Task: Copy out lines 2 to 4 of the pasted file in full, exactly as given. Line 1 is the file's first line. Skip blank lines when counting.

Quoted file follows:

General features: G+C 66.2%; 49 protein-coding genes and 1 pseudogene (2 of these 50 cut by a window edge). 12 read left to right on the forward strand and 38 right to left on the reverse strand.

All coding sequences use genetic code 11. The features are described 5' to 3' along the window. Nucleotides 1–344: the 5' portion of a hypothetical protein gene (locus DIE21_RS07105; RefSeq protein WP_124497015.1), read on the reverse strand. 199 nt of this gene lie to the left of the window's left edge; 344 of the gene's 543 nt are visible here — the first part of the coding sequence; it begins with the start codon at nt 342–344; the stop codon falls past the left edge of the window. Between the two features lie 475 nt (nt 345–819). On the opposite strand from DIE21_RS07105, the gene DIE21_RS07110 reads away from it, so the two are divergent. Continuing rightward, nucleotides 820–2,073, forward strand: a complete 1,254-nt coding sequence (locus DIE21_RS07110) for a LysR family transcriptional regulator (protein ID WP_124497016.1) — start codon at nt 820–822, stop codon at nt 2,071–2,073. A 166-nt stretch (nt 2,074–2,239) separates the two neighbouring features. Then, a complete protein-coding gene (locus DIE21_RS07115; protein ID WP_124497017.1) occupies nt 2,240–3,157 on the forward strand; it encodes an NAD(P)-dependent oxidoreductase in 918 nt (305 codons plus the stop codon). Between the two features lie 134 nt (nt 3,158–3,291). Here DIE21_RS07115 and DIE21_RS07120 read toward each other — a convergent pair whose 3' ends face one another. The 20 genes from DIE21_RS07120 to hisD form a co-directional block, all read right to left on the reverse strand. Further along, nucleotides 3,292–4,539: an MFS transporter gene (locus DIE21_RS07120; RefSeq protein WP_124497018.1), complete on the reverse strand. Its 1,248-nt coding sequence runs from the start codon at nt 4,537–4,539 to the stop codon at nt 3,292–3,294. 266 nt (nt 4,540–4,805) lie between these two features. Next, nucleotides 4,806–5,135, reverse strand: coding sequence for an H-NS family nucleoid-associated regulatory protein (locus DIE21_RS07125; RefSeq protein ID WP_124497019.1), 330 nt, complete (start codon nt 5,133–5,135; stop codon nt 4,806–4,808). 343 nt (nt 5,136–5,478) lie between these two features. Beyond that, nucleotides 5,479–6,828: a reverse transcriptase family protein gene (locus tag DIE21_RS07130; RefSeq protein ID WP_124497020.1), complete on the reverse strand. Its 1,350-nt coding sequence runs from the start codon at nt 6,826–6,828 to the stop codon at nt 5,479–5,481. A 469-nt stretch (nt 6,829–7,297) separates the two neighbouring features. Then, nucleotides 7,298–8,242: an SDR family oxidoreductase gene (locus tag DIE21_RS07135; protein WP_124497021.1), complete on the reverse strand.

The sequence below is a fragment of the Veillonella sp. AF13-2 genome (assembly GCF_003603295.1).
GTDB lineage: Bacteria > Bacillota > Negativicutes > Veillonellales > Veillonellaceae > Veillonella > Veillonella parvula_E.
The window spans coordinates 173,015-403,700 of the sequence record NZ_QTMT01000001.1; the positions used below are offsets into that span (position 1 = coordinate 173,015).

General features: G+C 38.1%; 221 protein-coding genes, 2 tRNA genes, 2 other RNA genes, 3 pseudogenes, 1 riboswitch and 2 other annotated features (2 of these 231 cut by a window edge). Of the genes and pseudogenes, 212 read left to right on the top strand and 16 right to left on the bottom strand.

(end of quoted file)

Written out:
All coding sequences use genetic code 11. The features are described 5' to 3' along the window. Nucleotides 1–344: the 5' portion of a hypothetical protein gene (locus DIE21_RS07105; RefSeq protein WP_124497015.1), read on the reverse strand. 199 nt of this gene lie to the left of the window's left edge; 344 of the gene's 543 nt are visible here — the first part of the coding sequence; it begins with the start codon at nt 342–344; the stop codon falls past the left edge of the window. Between the two features lie 475 nt (nt 345–819). On the opposite strand from DIE21_RS07105, the gene DIE21_RS07110 reads away from it, so the two are divergent. Continuing rightward, nucleotides 820–2,073, forward strand: a complete 1,254-nt coding sequence (locus DIE21_RS07110) for a LysR family transcriptional regulator (protein ID WP_124497016.1) — start codon at nt 820–822, stop codon at nt 2,071–2,073. A 166-nt stretch (nt 2,074–2,239) separates the two neighbouring features. Then, a complete protein-coding gene (locus DIE21_RS07115; protein ID WP_124497017.1) occupies nt 2,240–3,157 on the forward strand; it encodes an NAD(P)-dependent oxidoreductase in 918 nt (305 codons plus the stop codon). Between the two features lie 134 nt (nt 3,158–3,291). Here DIE21_RS07115 and DIE21_RS07120 read toward each other — a convergent pair whose 3' ends face one another. The 20 genes from DIE21_RS07120 to hisD form a co-directional block, all read right to left on the reverse strand. Further along, nucleotides 3,292–4,539: an MFS transporter gene (locus DIE21_RS07120; RefSeq protein WP_124497018.1), complete on the reverse strand. Its 1,248-nt coding sequence runs from the start codon at nt 4,537–4,539 to the stop codon at nt 3,292–3,294. 266 nt (nt 4,540–4,805) lie between these two features. Next, nucleotides 4,806–5,135, reverse strand: coding sequence for an H-NS family nucleoid-associated regulatory protein (locus DIE21_RS07125; RefSeq protein ID WP_124497019.1), 330 nt, complete (start codon nt 5,133–5,135; stop codon nt 4,806–4,808). 343 nt (nt 5,136–5,478) lie between these two features. Beyond that, nucleotides 5,479–6,828: a reverse transcriptase family protein gene (locus tag DIE21_RS07130; RefSeq protein ID WP_124497020.1), complete on the reverse strand. Its 1,350-nt coding sequence runs from the start codon at nt 6,826–6,828 to the stop codon at nt 5,479–5,481. A 469-nt stretch (nt 6,829–7,297) separates the two neighbouring features. Then, nucleotides 7,298–8,242: an SDR family oxidoreductase gene (locus tag DIE21_RS07135; protein WP_124497021.1), complete on the reverse strand.

The sequence below is a fragment of the Veillonella sp. AF13-2 genome (assembly GCF_003603295.1).
GTDB lineage: Bacteria > Bacillota > Negativicutes > Veillonellales > Veillonellaceae > Veillonella > Veillonella parvula_E.